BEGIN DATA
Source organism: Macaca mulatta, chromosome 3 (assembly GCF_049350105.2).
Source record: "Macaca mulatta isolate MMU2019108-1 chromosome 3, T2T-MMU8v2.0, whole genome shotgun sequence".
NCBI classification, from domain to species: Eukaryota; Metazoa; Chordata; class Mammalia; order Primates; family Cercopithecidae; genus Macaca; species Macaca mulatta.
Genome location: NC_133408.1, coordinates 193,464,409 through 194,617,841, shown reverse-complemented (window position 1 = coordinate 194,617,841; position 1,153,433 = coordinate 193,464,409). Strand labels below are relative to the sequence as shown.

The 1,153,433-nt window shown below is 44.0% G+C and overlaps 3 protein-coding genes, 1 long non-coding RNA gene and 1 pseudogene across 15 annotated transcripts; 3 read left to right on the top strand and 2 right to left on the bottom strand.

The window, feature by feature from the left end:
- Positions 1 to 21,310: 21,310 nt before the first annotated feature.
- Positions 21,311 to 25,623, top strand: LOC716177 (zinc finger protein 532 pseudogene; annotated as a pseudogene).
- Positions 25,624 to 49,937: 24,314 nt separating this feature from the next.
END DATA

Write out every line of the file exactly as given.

Source organism: Macaca mulatta, chromosome 3 (assembly GCF_049350105.2).
Source record: "Macaca mulatta isolate MMU2019108-1 chromosome 3, T2T-MMU8v2.0, whole genome shotgun sequence".
NCBI classification, from domain to species: Eukaryota; Metazoa; Chordata; class Mammalia; order Primates; family Cercopithecidae; genus Macaca; species Macaca mulatta.
Genome location: NC_133408.1, coordinates 193,464,409 through 194,617,841, shown reverse-complemented (window position 1 = coordinate 194,617,841; position 1,153,433 = coordinate 193,464,409). Strand labels below are relative to the sequence as shown.

The 1,153,433-nt window shown below is 44.0% G+C and overlaps 3 protein-coding genes, 1 long non-coding RNA gene and 1 pseudogene across 15 annotated transcripts; 3 read left to right on the top strand and 2 right to left on the bottom strand.

The window, feature by feature from the left end:
- Positions 1 to 21,310: 21,310 nt before the first annotated feature.
- Positions 21,311 to 25,623, top strand: LOC716177 (zinc finger protein 532 pseudogene; annotated as a pseudogene).
- Positions 25,624 to 49,937: 24,314 nt separating this feature from the next.